The oyster toadfish is an ugly fish that lives year-round in oyster reefs and other shallow parts of the Chesapeake Bay.
The oyster toadfish's scaleless, flattened body grows to about 12 inches in length. It has an olive-brown back with dark blotches or bars, and a pale belly. Fleshy flaps or “whiskers” appear on its cheeks and jaws. Big, bulging eyes rest on the top of its large, flat head. Its broad mouth is filled with strong, rounded teeth.
A bottom-dweller, the oyster toadfish is found primarily within and around oyster reefs. It also lives among wrecks, debris, rocks, vegetation and other dark, secluded spots in the shallows during warmer months, moving to the Chesapeake Bay’s deep channels in winter.
Abundant throughout the Bay year-round, the toadfish is most common in the middle and lower Bay.
The oyster toadfish feeds mostly on small crabs and other crustaceans but will also eat mollusks and small fish.
Toadfish may be eaten by sharks. They protect themselves from predators with strong jaws and spiny dorsal fin, and will hide from predators within oyster reefs, rocky areas and other debris.
Spawning males make a distinctive “foghorn” call to attract a mate.Oyster Toadfish courtesy of Sciaenid Acoustics Research Team, East Carolina University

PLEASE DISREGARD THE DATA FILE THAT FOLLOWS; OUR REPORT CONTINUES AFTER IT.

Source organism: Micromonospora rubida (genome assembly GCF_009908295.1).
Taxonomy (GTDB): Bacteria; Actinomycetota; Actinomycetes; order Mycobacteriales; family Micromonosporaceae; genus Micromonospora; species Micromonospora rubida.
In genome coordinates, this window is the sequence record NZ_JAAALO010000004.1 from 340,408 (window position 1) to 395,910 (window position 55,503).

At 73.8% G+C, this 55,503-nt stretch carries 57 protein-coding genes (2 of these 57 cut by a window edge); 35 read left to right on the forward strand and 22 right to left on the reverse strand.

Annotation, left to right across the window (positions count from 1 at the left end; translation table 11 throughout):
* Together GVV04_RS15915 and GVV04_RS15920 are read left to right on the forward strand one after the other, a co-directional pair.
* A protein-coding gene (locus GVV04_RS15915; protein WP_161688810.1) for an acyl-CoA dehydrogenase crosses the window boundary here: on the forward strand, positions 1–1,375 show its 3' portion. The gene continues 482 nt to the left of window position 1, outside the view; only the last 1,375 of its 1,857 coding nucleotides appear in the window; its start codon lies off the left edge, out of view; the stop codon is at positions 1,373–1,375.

Spawning occurs in April through October in the Bay’s shallows. Males make a nest in a dark, secluded location, then call for a female mate. The female lays sticky eggs on the top of the nest, then leaves. Oyster toadfish eggs measure about one-fifth of an inch in diameter – the largest eggs of any fish in the Bay. The male protects the eggs and keeps the nest clean by using his fins to fan out debris. After about one month, the eggs hatch. The tadpole-like young remain attached to the nest by a yolk. Once the yolk is fully absorbed, the male guards the young toadlets for a few more weeks, although they are free to swim in and out of the nest.